Everyone now knows what VR is but it hasn’t become mainstream yet. Few casual users have 360 cameras or VR headsets, and fewer still have both. Google’s VR180 could be the one of the key devices to bring VR to the mainstream, which is why I’m excited about the Yi Horizon, Yi Technology’s 5.7K Google VR180 camera, launched at CES 2018. Here’s a hands-on report.
What is Google VR180 and why is it important?
Everyone has seen 360 photos and videos on their smartphone but only a small fraction have used a VR headset (for this purpose, I’m including Google Cardboard). In fact, I was at CES with Veer’s CEO Ayden Ye and he gave some cardboard viewers to some staff at a booth for a 360 camera. Shockingly, they had never tried one before. Again — these are employees of a 360 camera company. I was astounded.
One possible reason people aren’t using even a cardboard viewer is because they don’t see a sufficient difference between swiping a 360 photo or video on a screen, as opposed to watching on a VR headset. And I think that’s because most 360 photos and videos they’ve seen are 2D, so looking at it in a VR headset is like looking at wallpaper inside a ball — you can look around but it’s not really so immersive.
Further compounding the problem is that when a viewer looks at a 360 video on a smartphone, they see a cropped version of the video, which therefore has less resolution than what they initially expect. A 4K 360 video looks theoretically as detailed as a conventional 720p video. Even 8K 360 video looks “only” as detailed as a conventional 1080p video.
Google’s VR180 is a new format that addresses several issues at the same time:
– When people are viewing it on a regular screen, it shows a static (non-VR) high-resolution 4K video. This means that in a non-VR view, the video quality will be as good as a 4K camera such as a GoPro or a 4K smartphone camera, so it will not be at a disadvantage in image quality compared to a non-360 camera.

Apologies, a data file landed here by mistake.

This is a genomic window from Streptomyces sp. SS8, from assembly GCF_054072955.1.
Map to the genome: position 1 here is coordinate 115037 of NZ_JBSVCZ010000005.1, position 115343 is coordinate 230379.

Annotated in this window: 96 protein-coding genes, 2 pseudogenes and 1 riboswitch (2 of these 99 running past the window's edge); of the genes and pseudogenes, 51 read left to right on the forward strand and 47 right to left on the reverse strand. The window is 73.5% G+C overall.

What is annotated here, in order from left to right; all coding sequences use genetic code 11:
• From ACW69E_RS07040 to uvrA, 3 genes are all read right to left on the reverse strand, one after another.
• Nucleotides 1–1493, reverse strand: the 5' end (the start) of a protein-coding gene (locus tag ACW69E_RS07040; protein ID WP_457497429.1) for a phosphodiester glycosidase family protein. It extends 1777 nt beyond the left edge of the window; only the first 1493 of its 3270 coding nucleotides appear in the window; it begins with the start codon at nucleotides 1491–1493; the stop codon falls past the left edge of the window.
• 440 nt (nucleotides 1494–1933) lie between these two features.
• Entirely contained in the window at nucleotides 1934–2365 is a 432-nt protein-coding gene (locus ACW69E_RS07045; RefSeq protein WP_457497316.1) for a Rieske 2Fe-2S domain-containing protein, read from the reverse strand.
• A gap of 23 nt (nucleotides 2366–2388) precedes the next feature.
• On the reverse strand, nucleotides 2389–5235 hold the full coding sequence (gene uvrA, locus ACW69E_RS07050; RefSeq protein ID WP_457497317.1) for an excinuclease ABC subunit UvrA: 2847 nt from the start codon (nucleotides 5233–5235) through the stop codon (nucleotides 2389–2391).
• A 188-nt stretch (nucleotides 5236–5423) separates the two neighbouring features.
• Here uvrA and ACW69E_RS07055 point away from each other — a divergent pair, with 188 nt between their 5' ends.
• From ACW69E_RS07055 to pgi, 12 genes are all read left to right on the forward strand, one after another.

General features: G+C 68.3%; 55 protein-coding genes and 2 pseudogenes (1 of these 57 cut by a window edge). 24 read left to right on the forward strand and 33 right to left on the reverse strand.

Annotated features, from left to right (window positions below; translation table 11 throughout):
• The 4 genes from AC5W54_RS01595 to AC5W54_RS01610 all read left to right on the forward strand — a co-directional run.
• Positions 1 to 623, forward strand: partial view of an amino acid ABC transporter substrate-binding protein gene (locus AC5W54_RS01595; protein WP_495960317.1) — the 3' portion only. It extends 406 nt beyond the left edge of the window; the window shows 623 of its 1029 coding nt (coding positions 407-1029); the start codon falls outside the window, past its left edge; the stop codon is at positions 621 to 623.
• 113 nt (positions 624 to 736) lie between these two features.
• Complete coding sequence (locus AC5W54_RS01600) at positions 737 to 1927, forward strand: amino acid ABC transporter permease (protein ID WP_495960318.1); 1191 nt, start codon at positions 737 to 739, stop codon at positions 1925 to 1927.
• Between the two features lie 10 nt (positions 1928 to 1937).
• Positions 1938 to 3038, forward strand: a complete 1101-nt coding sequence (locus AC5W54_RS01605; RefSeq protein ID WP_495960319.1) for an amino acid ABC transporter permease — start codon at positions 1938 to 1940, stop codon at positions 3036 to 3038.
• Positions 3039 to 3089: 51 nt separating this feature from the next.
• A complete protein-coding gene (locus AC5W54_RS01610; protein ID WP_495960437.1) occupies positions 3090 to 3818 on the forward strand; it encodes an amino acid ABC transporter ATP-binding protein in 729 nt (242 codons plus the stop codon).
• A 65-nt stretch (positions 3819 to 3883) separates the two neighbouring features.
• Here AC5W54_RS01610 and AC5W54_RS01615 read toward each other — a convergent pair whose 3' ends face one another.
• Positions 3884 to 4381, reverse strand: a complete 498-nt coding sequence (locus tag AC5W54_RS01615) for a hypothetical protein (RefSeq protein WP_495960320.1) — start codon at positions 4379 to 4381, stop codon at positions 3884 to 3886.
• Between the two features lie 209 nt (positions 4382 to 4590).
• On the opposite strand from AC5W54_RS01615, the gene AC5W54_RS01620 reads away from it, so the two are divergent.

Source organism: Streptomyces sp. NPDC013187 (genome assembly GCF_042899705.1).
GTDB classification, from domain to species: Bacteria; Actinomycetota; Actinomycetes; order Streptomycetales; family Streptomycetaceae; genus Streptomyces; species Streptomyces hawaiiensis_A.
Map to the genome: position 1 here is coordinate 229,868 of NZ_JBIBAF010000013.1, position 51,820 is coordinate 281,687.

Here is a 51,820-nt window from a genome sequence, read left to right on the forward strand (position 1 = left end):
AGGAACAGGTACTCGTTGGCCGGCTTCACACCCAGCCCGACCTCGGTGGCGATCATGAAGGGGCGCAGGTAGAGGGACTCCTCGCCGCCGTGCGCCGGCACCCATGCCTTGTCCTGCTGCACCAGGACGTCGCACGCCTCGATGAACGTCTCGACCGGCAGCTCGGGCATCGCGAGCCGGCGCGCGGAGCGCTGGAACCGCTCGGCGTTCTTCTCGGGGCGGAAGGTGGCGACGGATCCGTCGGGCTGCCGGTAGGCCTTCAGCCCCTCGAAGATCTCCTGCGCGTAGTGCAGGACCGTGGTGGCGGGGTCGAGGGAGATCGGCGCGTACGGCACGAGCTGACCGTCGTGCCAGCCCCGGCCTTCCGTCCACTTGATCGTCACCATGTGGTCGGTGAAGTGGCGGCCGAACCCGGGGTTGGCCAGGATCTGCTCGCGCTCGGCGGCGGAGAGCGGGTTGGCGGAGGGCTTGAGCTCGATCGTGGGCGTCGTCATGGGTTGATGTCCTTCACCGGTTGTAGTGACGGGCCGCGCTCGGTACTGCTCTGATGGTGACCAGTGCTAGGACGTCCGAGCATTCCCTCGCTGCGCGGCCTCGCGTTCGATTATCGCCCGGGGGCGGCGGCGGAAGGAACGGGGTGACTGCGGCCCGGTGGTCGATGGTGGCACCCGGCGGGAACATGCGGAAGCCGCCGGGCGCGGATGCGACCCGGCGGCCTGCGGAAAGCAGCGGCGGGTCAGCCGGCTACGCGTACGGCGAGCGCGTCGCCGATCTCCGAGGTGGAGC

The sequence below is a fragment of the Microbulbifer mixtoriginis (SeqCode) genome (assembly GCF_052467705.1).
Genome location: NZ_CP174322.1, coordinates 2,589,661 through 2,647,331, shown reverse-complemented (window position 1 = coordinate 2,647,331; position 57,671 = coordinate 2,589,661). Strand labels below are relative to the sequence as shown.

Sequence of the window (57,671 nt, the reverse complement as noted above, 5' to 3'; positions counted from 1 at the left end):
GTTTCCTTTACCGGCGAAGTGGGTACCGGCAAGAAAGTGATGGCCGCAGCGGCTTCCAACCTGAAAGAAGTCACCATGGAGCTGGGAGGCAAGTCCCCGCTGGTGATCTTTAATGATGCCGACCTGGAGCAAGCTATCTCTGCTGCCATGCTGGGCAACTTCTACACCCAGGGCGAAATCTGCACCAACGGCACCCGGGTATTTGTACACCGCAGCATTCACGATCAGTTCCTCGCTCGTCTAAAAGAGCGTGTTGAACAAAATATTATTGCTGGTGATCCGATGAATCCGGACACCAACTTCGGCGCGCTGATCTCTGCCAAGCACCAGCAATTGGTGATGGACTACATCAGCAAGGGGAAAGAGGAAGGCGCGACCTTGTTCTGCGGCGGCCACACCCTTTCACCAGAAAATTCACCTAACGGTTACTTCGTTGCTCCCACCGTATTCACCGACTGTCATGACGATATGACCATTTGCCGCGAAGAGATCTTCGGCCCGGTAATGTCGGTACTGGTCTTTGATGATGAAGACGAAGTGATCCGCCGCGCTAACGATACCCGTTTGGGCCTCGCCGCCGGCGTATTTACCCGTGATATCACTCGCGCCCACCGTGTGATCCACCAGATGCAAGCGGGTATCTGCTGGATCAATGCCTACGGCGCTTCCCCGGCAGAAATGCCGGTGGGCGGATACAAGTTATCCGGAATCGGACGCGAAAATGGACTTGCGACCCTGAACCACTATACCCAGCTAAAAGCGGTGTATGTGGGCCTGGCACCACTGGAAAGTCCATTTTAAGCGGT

– When people view it on a VR headset, they see a 3D VR view (front-facing hemispherical). Because it’s 3D, it will be much more immersive and will be a more powerful use of a VR headset. At the same time, there will be a bigger contrast between the VR view and the non-VR view, which gives people a reason to use a headset and not just swipe on their screen.
– Because the VR view is hemispherical, it is much easier to compose for it. With a fully spherical 360 camera, you have to re-think composition and place the camera with the entire 360 view in mind. With Google VR180’s hemispherical view, they can compose for it as easily as they can with a typical action camera such as a GoPro.
Here is a playlist of sample Google VR180 videos from prototype cameras (to see them in 3D, you’ll need to view them with a Google Cardboard or similar viewer):
Yi Horizon – a 5.7K VR180 camera with flip-up touchscreen
There will be several VR180 cameras but one of the most attractive ones is Yi Horizon, a 5.7K Google VR180 camera that features a flip-up touchscreen LCD. Here’s a video of the Yi Horizon from CES 2018.
Here are the key specifications:
|Sensors||two Sony 4K sensors|
|Video resolution (VR view)||5760 x 2880 30fps
(2880 x 2880 per eye)
|Video resolution (non-VR view)||3840 x 1920 30fps|
|Photo resolution (VR view mode)||5760 x 2880|
|Live streaming resolution||4K|
|Other features||Flip-up touchscreen LCD|
It uses the same sensors as the Yi 360 VR, which has one of the highest video quality among consumer 360 cameras. Here is a sample from a prototype of the Yi Horizon. Check it out! (Again, you’ll need your smartphone and a Cardboard viewer to see it in 3D.)
You can see that it is significantly more detailed than most 360 cameras. The dynamic range is excellent as well. If you look at the white top of the tom tom drums, the highlights are preserved despite being under the spotlight and at the same time, the shaded part of the black speakers on the floor still have detail.
BTW the sound in this sample was with an external recorder.
Besides the 5.7K resolution, the flip-up touchscreen is one of its key features. Other Google VR180 cameras use a smartphone to control the camera. The Yi Horizon can be controlled by a smartphone too but in addition, you can control it directly using the touchscreen. And for selfies and vlogging, the screen can flip up and autorotate so you can see what it will capture. I have a Samsung NX500 and Panasonic FZ1000 both with flip-out LCD screens and for me, this feature is extremely useful.
Yi Horizon will be available by summer 2018 for around $400. Its closest competitor is the Lenovo Mirage camera, which has a 4K resolution and has no LCD screen (price TBD). Meanwhile, Lucidcam, one of the first 3D 180 cameras for consumers, is $499. Z Cam K1 Pro, a professional 5.7K Google VR180 camera with large Micro Four Thirds sensors, is $2,995. Among these options, Yi Horizon looks like a very attractive balance of value and performance. I’m really excited about the Yi Horizon and very much looking forward to its release. You can sign up to be notified here.